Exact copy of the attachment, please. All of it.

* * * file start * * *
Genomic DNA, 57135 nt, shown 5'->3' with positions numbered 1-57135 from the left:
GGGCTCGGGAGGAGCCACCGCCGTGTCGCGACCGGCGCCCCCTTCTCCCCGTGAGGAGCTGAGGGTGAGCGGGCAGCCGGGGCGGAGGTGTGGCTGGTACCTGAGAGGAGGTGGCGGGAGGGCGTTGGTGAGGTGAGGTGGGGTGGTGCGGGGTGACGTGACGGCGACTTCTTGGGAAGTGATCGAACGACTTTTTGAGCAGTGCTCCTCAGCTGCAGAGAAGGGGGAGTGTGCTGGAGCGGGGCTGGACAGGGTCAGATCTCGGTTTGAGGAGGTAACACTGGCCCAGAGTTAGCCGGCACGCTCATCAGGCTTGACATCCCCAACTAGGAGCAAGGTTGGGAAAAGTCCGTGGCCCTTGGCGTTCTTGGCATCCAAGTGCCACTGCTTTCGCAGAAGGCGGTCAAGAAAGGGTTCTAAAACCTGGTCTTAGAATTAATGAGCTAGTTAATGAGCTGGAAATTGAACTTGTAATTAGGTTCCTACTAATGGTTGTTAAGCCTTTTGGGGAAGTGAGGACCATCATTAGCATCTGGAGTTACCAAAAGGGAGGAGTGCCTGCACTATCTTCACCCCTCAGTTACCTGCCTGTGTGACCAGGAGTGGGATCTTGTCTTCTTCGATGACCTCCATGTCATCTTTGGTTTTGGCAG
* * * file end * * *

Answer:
Genomic DNA, 57135 nt, shown 5'->3' with positions numbered 1-57135 from the left:
GGGCTCGGGAGGAGCCACCGCCGTGTCGCGACCGGCGCCCCCTTCTCCCCGTGAGGAGCTGAGGGTGAGCGGGCAGCCGGGGCGGAGGTGTGGCTGGTACCTGAGAGGAGGTGGCGGGAGGGCGTTGGTGAGGTGAGGTGGGGTGGTGCGGGGTGACGTGACGGCGACTTCTTGGGAAGTGATCGAACGACTTTTTGAGCAGTGCTCCTCAGCTGCAGAGAAGGGGGAGTGTGCTGGAGCGGGGCTGGACAGGGTCAGATCTCGGTTTGAGGAGGTAACACTGGCCCAGAGTTAGCCGGCACGCTCATCAGGCTTGACATCCCCAACTAGGAGCAAGGTTGGGAAAAGTCCGTGGCCCTTGGCGTTCTTGGCATCCAAGTGCCACTGCTTTCGCAGAAGGCGGTCAAGAAAGGGTTCTAAAACCTGGTCTTAGAATTAATGAGCTAGTTAATGAGCTGGAAATTGAACTTGTAATTAGGTTCCTACTAATGGTTGTTAAGCCTTTTGGGGAAGTGAGGACCATCATTAGCATCTGGAGTTACCAAAAGGGAGGAGTGCCTGCACTATCTTCACCCCTCAGTTACCTGCCTGTGTGACCAGGAGTGGGATCTTGTCTTCTTCGATGACCTCCATGTCATCTTTGGTTTTGGCAG